[Distutils] Comments on PEP 426

Oscar Benjamin oscar.j.benjamin at gmail.com
Sat Aug 31 16:48:44 CEST 2013

On 31 August 2013 14:24, Antoine Pitrou <solipsis at pitrou.net> wrote:
> Oscar Benjamin <oscar.j.benjamin <at> gmail.com> writes:
>> It will always be possible to ship a setup.py script that can
>> build/install from an sdist or VCS checkout. The issue is about how to
>> produce an sdist with a setup.py that is guaranteed to work with past,
>> current, and future versions of distutils/pip/setuptools/some other
>> installer so that you can upload it to PyPI and people can run 'pip
>> install myproj'. It shouldn't be necessary for the package author to
>> use distutils/setuptools in their setup.py just because the user wants
>> to install with pip/setuptools or vice-versa.
> Agreed... But then, deprecating setup.py in favour of setup.cfg is a
> more promising path for cross-tool compatibility, than trying to promote
> one tool over another.

The difference between this

    # setup.py
    if sys.argv[1] == 'install':
        from myproj.build import build

and something like this

    # setup.cfg
    command = "from myproj.build import build; build()"

is that one works now for all relevant Python versions and the other
does not. With the setup.cfg end users cannot simply do 'python
setup.py install' unless they have some additional library that can
understand the setup.cfg. Even if future Python versions gain a new
stdlib module/script for this current versions won't have it.

That is why I agree with Nick that the best thing to do is to
explicitly document what is *currently* required to make things work
and guarantee that it will continue to work for the foreseeable
future. Then alternative better ways to specify the build commands in
future can be considered as hinted in the PEP:

>> Distutils is tied down with backward compatibility because of the
>> number of projects that would break if it changed. Even obvious
>> breakage like http://bugs.python.org/issue12641 goes unfixed for years
>> because of worries that fixing it for 10000 users would break some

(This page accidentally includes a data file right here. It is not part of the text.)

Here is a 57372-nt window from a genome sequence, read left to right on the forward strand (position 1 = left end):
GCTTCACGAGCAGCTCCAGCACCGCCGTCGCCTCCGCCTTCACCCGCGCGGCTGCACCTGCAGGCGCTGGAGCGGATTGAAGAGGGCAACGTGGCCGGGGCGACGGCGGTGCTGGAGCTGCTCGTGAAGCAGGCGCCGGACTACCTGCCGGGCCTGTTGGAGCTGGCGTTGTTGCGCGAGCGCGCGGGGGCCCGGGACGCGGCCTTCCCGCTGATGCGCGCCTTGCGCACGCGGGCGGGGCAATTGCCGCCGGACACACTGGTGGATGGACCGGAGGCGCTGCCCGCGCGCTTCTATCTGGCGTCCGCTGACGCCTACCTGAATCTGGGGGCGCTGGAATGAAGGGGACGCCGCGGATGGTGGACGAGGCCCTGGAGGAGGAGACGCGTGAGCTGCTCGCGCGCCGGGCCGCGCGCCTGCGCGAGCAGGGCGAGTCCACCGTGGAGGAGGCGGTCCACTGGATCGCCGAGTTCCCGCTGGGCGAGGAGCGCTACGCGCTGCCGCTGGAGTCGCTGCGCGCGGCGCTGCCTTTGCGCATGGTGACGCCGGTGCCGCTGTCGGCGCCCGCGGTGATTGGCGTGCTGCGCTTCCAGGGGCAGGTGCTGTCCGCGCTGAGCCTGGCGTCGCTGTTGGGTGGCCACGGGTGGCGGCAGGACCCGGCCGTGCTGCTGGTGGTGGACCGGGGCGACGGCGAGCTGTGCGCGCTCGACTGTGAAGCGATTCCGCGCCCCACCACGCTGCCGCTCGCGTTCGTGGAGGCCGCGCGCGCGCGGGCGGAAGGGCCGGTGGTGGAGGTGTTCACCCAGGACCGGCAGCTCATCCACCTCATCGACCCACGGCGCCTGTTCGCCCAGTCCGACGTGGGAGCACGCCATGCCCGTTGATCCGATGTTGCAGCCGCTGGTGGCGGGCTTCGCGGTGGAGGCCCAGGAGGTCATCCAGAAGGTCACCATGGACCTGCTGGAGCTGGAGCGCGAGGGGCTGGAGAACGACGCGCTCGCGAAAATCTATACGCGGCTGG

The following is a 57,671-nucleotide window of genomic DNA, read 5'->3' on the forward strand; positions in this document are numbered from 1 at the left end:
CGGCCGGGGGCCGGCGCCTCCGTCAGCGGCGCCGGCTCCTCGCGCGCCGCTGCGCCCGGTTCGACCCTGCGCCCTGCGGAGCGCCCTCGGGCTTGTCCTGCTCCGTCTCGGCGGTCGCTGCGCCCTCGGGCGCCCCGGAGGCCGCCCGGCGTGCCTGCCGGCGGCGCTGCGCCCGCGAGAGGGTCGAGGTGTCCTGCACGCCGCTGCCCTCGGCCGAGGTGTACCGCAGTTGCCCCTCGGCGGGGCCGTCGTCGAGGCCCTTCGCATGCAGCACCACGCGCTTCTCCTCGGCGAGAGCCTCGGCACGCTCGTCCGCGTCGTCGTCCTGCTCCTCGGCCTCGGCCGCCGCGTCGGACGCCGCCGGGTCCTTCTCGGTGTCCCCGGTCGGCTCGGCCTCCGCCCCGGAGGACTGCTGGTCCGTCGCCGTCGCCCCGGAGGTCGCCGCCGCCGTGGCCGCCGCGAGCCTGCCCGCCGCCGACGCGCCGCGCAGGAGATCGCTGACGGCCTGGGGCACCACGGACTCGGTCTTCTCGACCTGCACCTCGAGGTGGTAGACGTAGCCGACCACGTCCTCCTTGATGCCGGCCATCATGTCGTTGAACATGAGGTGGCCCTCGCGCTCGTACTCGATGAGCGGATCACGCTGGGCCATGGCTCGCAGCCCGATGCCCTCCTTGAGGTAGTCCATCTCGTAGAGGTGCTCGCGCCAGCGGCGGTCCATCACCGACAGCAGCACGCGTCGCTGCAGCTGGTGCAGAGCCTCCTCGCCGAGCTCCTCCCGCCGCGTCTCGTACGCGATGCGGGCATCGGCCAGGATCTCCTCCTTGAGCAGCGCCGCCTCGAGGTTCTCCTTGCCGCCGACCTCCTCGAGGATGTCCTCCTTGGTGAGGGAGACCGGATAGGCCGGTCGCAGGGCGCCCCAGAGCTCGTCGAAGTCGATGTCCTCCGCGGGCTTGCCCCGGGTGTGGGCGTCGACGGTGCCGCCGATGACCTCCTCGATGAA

>> obscure setup for 100 users (no matter how broken that other setup
>> might otherwise be).
> I tend to disagree. Such bugs are not fixed, not because they shouldn't /
> can't be fixed, but because distutils isn't really competently maintained
> (or not maintained at all, actually; Éric sometimes replies on bug entries
> but he doesn't commit anything these days).

So is that particular issue a lost cause?

> The idea that "distutils shouldn't change" was more of a widely-promoted
> propaganda item than a rational decision, IMO. Most setup scripts wouldn't
> suffer from distutils changes or improvements; the few that *may* suffer
> belong to large projects which probably have other items to solve when a
> new Python comes out, anyway.

It's not just the setup script for a particular project. It's the
particular combination of compilers and setup.py invocations used by
any given user for any given setup.py from each of the thousands of
projects that do anything non-trivial in their setup.py. For example
in the issue I mentioned above the spanner in the works came from PJE
who wanted to use --compiler=mingw32 while surreptitiously placing
Cygwin's gcc on PATH:
It's hard for distutils to react to outside changes in e.g. external
compilers because of the need to try and prevent breaking countless
unknown and obscure setups for each end user.

Although in that particular issue I think it's really just a
responsibility thing: the current breakage can be viewed as externally
caused. Fixing it trades a large amount of breakage that is gcc's
fault for a small amount of breakage that would be Python's fault.


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